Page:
After leaving school and before going to university in 1963, Stuart Grimwade was fortunate to be offered a year’s work experience in the Ipswich Borough Surveyor’s office, then based at 19 Tower St. 

Unlike today, the town was then responsible for all of its local government services, everything being conducted by what in retrospect was a remarkably small number of staff based in Tower Street and the Town Hall, aided by an operational depot in Wolsey Street.

In common with many other large towns and cities in those years, slum clearance was common, together with a huge programme of council housebuilding. 

Ipswich Star: Stuart Grimwade took the pictures for Ipswich Council in the early 1960s.Stuart Grimwade took the pictures for Ipswich Council in the early 1960s. (Image: Archant)

Ipswich’s legacy of Victorian growth had left large numbers of mainly terraced housing with no internal hot water supply or bathrooms. 

Under the terms of the Housing Act of 1957, such otherwise perfectly sound houses were deemed ‘unfit for human habitation’ and condemned, their tenants being offered newly-built homes in such areas as the new Chantry estate.

Many historic buildings that today would be regarded as worthy of saving, or even given ‘listed’ status in conservation areas, were swept away. 

It was not until 1970 that the town had a fully staffed planning department. 

One of Stuart’s tasks was to photograph these streets before they were demolished, and over the next twelve months he took many hundreds of images. 

During the subsequent four years on his university course in Town Planning, he returned in his holidays to continue the work, to earn his keep.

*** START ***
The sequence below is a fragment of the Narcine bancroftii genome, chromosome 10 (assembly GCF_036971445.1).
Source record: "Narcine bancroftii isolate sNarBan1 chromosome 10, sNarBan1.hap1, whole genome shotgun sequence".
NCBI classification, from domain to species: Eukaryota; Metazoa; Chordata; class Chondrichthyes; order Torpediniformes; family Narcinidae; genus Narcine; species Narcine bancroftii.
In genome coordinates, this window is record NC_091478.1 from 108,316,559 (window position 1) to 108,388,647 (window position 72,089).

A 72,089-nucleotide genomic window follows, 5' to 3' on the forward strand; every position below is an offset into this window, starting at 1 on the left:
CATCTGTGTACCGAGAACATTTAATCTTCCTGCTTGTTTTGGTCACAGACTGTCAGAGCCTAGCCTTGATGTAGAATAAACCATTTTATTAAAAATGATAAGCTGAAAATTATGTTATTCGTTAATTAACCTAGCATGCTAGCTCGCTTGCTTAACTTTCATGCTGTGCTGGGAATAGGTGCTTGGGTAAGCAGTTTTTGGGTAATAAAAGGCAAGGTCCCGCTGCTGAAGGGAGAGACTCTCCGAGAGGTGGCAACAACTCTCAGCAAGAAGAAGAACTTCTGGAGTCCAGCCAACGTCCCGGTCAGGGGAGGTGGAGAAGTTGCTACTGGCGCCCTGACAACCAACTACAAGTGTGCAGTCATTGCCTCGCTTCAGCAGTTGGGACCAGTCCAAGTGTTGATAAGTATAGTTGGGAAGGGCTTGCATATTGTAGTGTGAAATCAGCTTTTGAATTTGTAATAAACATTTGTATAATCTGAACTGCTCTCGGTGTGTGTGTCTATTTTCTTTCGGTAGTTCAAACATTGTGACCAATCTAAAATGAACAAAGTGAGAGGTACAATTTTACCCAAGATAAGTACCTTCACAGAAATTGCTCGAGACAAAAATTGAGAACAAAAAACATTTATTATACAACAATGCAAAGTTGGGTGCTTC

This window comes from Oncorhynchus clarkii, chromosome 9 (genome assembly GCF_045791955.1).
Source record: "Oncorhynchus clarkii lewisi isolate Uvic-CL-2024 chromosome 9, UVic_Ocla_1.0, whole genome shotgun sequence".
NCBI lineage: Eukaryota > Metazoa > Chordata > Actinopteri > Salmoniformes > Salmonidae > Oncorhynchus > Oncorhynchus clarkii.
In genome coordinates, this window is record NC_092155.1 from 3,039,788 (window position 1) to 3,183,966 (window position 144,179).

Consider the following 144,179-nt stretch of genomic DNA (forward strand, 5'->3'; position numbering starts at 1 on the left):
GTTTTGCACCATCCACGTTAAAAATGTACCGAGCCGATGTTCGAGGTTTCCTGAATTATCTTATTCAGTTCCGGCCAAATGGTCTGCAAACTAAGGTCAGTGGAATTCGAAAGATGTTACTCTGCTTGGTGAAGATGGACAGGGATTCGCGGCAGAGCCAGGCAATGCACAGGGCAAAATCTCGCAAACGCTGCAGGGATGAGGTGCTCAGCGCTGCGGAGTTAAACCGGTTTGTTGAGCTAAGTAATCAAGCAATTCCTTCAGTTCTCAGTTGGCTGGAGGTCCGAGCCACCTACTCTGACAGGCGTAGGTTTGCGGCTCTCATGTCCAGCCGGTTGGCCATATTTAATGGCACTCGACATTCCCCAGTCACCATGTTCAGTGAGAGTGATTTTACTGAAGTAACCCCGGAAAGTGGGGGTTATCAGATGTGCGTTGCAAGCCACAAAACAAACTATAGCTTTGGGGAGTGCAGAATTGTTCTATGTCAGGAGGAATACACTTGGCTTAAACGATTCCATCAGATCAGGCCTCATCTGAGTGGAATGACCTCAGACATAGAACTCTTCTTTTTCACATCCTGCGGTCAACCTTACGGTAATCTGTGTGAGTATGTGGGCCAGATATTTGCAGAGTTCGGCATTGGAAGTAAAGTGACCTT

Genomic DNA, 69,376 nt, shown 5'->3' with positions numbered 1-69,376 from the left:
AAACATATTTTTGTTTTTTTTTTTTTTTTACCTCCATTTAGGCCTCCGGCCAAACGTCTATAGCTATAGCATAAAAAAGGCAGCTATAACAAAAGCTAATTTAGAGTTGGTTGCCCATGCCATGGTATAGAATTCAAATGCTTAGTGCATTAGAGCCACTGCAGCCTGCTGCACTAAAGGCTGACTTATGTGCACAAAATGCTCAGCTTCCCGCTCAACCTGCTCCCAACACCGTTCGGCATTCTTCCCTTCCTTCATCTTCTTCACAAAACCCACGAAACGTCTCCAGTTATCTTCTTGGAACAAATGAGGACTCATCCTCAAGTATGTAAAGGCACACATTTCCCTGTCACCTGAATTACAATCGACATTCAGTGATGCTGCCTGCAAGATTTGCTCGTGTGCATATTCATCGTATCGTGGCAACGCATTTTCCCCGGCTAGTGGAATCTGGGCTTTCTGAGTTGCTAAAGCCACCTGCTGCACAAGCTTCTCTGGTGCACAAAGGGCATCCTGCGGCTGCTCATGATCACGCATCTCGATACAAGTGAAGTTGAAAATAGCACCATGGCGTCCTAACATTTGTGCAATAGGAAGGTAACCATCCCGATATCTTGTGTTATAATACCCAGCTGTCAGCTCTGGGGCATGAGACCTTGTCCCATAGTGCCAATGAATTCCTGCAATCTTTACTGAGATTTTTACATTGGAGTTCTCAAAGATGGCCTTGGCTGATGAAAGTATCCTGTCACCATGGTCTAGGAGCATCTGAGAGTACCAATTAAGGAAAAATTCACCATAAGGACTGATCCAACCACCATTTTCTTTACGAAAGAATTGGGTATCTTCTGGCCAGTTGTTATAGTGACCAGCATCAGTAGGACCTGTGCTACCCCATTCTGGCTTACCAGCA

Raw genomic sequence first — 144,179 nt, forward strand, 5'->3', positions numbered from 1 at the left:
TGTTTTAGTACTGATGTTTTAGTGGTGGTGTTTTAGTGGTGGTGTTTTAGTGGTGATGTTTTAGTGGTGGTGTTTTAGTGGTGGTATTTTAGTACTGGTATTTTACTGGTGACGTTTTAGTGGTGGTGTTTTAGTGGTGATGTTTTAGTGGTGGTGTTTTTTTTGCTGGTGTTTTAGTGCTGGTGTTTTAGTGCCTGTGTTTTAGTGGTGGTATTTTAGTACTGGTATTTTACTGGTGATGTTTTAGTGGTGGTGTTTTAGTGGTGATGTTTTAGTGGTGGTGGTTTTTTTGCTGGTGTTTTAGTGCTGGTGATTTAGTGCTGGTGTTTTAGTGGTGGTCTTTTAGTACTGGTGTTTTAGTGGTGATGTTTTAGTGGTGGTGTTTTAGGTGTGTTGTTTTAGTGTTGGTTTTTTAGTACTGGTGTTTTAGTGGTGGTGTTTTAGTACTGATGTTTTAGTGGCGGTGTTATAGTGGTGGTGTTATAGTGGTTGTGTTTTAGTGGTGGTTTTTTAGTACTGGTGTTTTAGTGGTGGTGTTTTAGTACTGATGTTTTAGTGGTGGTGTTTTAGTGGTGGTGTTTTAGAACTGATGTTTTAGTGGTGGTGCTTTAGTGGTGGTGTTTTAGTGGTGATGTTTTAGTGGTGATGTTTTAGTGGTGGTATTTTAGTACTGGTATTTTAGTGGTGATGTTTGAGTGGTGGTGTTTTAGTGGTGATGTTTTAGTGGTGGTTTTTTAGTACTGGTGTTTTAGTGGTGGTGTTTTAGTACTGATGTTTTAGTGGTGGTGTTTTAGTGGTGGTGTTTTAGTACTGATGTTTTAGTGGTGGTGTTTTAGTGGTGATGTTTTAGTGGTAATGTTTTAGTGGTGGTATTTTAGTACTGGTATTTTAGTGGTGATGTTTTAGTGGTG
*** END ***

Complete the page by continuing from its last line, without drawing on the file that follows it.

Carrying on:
In recent years a colleague in the planning department discovered the collection of slides and saved them from being thrown away. 

They are now safely housed in Suffolk Archives, where they await digital restoration for future public viewing. 

From these Stuart has scanned and restored a small selection shown here for the first time. 

These are probably the only colour images ever taken of these long-lost streets, while others will appear familiar if very different from today. 

Anyone interested in the collection should contact Suffolk Archives at the Hold, although Stuart tells me that he would be happy to receive any enquiry about his images.

Stuart spent much of his career at Suffolk Coastal Council where he became chief planning officer and was involved in many major projects - including the construction of the Sizewell B power station.

He lives in Ipswich and was one of the founders of the Ipswich Maritime Trust.

Ipswich Star: Crown Street Congregational Church.Crown Street Congregational Church. (Image: Stuart Grimwade)

This rough car park had been the site of George Abbott’s ‘Crown Ironworks’ on the corner of High Street and Crown Street.